Marching to Souza

I always come back to the same mental problem: What am I missing? What do I need to change? What could be better?

I remember reading a quote in middle school saying that only a fool never changes his mind. I liked this. I grew up arguing with my younger sister on a daily basis, and in these arguments there were no rules. Something you said yesterday could certainly be held against you years later, even if your mind had been legitimately changed. I liked the idea of a freedom to pursue the truth, regardless of what I once thought. And rightly so! As a child, I was told that yoga was a cult religion, that a tall glass of milk a day was good for you, and that an overweight man would break in on the celebration of Christ’s birth and eat our food. We have to evolve if we want to understand real truth. But something occurred in my child mind that day that would shape my adult personality. At any point, I should be seeking to change myself, to modify my truth, to get it as close to The Truth as possible. It has been an exhausting ride, my friends.

So many of us take the complicated route to Truth. My husband Robert and I have had our share of filling the “God-Shaped Hole” with food and clothes. As we try to escape this existence, we justify smaller acts – “it’s not so bad if we use a Groupon!” “It’s the thrift store, I can buy whatever I want! Whee!” but none of these things delivered Truth.

Last night I was showing Robert and our dog Logan my progress in playing Moonlight Sonata, and we discussed the timing of certain parts. We searched the internet for various versions, and compared. This depressing song made us so happy as we focused only on it, like a meditation. Logan drowsed in and out of sleep, clearly a fan of the Classics. Then Robert asked, “what next?” – “Lacrimosa!” I yelled.

“Now what?” I asked, after that.

“Souza!” he yelled, jokingly. But it struck a chord. I was transported to my six-year-old existence, marching in the living room to an old record of Souza marches. “YES!”

And so we marched, and kicked, and jumped, like it was the Fourth of July. I channeled my child self last night – I was transported.

Truth is not out there. It is not found in the world. It isn’t even in family. It is within ourselves. Without the capacity to appreciate that family, that tree, that music, it is but clutter in our muddled minds. Let your Truth shine.


New Territory

For over four years, I’ve felt my job doesn’t do any harm, but doesn’t do any good. I tend to feel more and more jobs are being created like that in this society of efficiency and isolation of tasks. And often during this time, I’ve wished I could just have more time to myself, to pursue my own interests, alternative ventures.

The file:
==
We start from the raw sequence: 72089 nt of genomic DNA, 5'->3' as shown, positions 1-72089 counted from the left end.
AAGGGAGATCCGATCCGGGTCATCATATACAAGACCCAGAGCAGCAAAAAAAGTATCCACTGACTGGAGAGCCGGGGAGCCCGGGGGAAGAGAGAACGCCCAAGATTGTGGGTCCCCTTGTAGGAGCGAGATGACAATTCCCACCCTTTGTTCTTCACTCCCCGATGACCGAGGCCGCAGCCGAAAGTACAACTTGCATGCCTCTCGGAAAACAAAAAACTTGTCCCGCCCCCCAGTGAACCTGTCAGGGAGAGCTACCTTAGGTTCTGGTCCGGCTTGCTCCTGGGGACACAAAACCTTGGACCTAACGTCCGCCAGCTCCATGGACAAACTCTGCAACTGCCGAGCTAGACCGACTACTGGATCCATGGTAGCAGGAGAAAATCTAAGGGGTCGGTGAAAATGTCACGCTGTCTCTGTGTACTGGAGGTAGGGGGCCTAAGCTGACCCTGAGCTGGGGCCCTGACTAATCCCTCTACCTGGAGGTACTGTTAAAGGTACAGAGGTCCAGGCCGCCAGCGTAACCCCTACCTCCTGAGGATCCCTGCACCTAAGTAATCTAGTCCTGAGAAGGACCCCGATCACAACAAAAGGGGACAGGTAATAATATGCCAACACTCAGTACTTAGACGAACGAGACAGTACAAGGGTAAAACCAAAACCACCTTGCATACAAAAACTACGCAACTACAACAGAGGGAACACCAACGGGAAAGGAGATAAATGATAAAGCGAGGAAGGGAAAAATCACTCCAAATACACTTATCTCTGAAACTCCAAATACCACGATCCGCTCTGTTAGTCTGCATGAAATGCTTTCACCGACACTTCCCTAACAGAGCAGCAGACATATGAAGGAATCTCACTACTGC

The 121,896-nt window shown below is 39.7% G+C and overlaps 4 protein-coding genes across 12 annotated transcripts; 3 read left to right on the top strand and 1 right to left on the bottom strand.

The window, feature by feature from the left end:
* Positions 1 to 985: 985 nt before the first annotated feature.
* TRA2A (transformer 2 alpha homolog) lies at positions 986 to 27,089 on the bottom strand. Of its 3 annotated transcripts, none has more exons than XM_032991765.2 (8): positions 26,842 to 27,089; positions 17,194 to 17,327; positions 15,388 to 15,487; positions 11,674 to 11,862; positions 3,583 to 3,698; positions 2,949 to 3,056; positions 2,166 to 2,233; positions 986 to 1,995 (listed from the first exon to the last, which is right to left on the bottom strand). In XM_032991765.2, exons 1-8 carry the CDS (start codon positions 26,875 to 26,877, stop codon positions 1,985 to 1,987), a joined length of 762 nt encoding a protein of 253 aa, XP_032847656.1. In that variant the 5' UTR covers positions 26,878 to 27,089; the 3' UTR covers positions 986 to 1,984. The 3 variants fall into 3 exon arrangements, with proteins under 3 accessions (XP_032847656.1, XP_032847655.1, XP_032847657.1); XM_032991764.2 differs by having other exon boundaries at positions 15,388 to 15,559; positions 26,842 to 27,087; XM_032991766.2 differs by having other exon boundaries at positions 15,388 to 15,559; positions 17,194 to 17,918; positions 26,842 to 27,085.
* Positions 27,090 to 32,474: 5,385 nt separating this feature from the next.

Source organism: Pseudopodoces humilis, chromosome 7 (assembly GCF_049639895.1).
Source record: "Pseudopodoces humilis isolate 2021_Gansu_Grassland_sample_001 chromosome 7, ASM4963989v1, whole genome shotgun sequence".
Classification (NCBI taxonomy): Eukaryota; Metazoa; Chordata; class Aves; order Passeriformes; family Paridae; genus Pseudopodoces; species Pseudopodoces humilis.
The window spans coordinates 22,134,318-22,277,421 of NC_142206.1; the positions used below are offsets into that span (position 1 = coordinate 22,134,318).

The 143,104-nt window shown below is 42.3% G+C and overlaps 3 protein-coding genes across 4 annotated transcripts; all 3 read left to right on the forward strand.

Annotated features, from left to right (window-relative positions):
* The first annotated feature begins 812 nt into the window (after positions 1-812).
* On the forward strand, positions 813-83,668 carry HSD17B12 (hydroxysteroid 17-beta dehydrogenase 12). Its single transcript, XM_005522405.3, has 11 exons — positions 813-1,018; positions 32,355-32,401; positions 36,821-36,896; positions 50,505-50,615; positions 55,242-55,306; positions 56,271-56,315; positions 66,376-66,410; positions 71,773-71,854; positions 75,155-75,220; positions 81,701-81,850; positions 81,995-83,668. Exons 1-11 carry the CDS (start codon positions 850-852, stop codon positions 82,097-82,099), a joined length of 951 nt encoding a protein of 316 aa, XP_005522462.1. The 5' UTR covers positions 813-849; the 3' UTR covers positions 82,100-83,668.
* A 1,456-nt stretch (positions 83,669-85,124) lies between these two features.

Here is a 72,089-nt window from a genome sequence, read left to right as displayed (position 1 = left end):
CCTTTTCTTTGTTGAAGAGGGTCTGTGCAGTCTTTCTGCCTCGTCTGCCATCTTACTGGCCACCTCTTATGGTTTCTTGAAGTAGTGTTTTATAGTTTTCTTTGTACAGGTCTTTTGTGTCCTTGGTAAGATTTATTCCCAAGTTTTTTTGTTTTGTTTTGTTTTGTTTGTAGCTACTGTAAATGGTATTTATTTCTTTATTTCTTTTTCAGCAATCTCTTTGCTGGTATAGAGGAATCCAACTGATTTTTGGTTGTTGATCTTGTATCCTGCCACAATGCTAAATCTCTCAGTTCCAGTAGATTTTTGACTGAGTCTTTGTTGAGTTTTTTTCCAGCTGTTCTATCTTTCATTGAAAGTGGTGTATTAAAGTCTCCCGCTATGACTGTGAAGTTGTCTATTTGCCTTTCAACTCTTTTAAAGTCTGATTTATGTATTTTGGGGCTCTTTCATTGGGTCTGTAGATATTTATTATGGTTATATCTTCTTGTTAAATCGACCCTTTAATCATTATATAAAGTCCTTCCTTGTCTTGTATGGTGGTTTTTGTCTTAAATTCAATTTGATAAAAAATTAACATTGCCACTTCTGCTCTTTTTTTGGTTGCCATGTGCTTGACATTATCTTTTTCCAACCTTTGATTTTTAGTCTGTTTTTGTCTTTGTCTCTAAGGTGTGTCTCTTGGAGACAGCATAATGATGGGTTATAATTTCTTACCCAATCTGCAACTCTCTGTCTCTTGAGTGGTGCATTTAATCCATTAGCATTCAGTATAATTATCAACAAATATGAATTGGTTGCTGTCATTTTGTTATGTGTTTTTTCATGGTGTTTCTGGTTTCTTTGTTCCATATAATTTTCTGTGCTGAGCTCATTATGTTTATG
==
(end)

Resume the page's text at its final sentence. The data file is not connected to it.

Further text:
Two weeks ago, I was laid off. I got my wish! Though the first day was a shock, and it didn’t really sink in until the third day or so, I am grateful for this opportunity to seek other ventures.

As a dutiful child born in the 80s, I of course feel pangs of guilt at the idea of not contributing to my society or household for the past two weeks. I did not grow up in a one-income household, and can’t fathom the workings. Having meals ready and taking the dog for walks doesn’t feel like quite enough responsibility. But a wise friend told me the key to dealing with this is to wake up early every morning and do something productive, to work on the things I’ve always wanted to. She asked me what they were, and I replied, “writing, getting in shape, hula hooping, taking the dog to the park, getting rid of my yarn stash…”

My work is cut out for me. I have busted out about 5 tricks with the hoop, I can feel my body shrinking just a little, I have more energy and I don’t feel my life force being drained from me and injected into corporation. My dog is happier, and I’ve made a few washcloths with the mass of yarn I’ve bought and not used.

I began looking for jobs and got a nibble or two. But going back to that begins to stress me out almost more than being jobless. I am meant for something. And it is not a desk job. When I had a job I couldn’t see an end. My situation seemed more comfortable than alternatives – safer, more consistent, stable. Without those things, I feel happier. I feel I can breathe.

Here, I will begin to explore making do on less, being in harmony with my situation at any given point, and living richer and fuller than I ever have. I am in love with my husband of 6 years, our dog is healthy as are we, and we have family and friends all around us. I like myself and I am proud of the person I am. I needed to be shaken up to truly appreciate this. I am grateful for this opportunity.